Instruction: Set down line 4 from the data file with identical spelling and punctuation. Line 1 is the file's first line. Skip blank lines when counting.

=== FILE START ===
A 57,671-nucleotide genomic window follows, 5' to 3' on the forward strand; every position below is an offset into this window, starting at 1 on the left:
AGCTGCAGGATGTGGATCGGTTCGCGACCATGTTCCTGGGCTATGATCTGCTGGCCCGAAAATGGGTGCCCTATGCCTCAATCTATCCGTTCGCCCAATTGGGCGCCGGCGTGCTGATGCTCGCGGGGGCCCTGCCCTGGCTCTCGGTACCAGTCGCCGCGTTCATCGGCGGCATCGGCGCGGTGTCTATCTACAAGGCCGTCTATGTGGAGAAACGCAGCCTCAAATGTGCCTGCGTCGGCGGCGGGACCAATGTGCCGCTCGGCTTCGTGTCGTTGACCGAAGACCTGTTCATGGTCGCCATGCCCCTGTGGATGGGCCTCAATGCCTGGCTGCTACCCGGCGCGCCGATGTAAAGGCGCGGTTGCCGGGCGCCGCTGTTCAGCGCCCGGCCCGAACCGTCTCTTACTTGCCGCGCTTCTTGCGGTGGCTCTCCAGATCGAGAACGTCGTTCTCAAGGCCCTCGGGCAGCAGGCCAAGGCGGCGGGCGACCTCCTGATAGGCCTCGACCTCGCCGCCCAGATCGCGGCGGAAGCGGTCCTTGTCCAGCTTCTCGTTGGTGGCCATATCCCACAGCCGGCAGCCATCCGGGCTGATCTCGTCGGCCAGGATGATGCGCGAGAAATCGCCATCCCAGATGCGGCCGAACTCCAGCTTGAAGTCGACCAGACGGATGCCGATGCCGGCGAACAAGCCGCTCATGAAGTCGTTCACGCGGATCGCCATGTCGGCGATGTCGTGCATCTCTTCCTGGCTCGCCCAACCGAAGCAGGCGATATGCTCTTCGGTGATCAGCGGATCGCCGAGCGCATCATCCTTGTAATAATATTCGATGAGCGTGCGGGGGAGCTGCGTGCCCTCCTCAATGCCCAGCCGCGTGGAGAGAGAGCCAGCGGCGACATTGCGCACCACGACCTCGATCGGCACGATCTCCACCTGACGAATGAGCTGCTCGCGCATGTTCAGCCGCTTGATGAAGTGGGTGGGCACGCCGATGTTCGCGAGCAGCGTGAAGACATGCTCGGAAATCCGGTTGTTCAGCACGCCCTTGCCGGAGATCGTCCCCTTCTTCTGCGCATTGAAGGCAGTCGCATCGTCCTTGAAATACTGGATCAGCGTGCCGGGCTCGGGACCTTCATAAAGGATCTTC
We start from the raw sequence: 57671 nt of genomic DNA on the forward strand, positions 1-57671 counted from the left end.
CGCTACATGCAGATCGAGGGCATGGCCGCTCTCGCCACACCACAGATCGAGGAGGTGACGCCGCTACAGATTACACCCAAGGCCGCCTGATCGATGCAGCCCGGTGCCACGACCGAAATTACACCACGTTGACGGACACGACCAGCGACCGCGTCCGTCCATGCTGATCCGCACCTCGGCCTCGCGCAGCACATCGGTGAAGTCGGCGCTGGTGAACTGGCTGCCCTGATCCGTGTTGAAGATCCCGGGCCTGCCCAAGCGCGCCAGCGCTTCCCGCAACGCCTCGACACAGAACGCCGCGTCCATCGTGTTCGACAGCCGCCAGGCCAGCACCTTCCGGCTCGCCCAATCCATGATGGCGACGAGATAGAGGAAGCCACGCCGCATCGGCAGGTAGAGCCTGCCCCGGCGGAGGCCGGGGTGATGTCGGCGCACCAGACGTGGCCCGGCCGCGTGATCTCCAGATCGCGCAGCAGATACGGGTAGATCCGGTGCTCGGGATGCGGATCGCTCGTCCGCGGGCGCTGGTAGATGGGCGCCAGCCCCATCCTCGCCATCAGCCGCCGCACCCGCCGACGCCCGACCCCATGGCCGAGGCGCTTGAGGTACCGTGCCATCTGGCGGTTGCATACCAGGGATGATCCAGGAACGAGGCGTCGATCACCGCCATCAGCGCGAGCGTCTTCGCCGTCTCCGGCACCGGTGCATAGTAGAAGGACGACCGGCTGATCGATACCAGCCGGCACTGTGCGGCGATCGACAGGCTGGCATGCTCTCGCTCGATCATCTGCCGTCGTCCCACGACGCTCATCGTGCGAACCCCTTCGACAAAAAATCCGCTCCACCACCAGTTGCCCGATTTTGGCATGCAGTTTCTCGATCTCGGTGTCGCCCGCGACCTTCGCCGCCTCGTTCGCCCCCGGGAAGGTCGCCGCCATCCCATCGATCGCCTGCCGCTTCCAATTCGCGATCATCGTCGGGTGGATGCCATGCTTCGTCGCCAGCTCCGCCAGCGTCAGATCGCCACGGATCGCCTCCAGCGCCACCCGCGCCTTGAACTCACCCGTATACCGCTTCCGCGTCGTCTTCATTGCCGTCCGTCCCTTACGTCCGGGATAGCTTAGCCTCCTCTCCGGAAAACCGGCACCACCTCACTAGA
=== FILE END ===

CGCTACATGCAGATCGAGGGCATGGCCGCTCTCGCCACACCACAGATCGAGGAGGTGACGCCGCTACAGATTACACCCAAGGCCGCCTGATCGATGCAGCCCGGTGCCACGACCGAAATTACACCACGTTGACGGACACGACCAGCGACCGCGTCCGTCCATGCTGATCCGCACCTCGGCCTCGCGCAGCACATCGGTGAAGTCGGCGCTGGTGAACTGGCTGCCCTGATCCGTGTTGAAGATCCCGGGCCTGCCCAAGCGCGCCAGCGCTTCCCGCAACGCCTCGACACAGAACGCCGCGTCCATCGTGTTCGACAGCCGCCAGGCCAGCACCTTCCGGCTCGCCCAATCCATGATGGCGACGAGATAGAGGAAGCCACGCCGCATCGGCAGGTAGAGCCTGCCCCGGCGGAGGCCGGGGTGATGTCGGCGCACCAGACGTGGCCCGGCCGCGTGATCTCCAGATCGCGCAGCAGATACGGGTAGATCCGGTGCTCGGGATGCGGATCGCTCGTCCGCGGGCGCTGGTAGATGGGCGCCAGCCCCATCCTCGCCATCAGCCGCCGCACCCGCCGACGCCCGACCCCATGGCCGAGGCGCTTGAGGTACCGTGCCATCTGGCGGTTGCATACCAGGGATGATCCAGGAACGAGGCGTCGATCACCGCCATCAGCGCGAGCGTCTTCGCCGTCTCCGGCACCGGTGCATAGTAGAAGGACGACCGGCTGATCGATACCAGCCGGCACTGTGCGGCGATCGACAGGCTGGCATGCTCTCGCTCGATCATCTGCCGTCGTCCCACGACGCTCATCGTGCGAACCCCTTCGACAAAAAATCCGCTCCACCACCAGTTGCCCGATTTTGGCATGCAGTTTCTCGATCTCGGTGTCGCCCGCGACCTTCGCCGCCTCGTTCGCCCCCGGGAAGGTCGCCGCCATCCCATCGATCGCCTGCCGCTTCCAATTCGCGATCATCGTCGGGTGGATGCCATGCTTCGTCGCCAGCTCCGCCAGCGTCAGATCGCCACGGATCGCCTCCAGCGCCACCCGCGCCTTGAACTCACCCGTATACCGCTTCCGCGTCGTCTTCATTGCCGTCCGTCCCTTACGTCCGGGATAGCTTAGCCTCCTCTCCGGAAAACCGGCACCACCTCACTAGA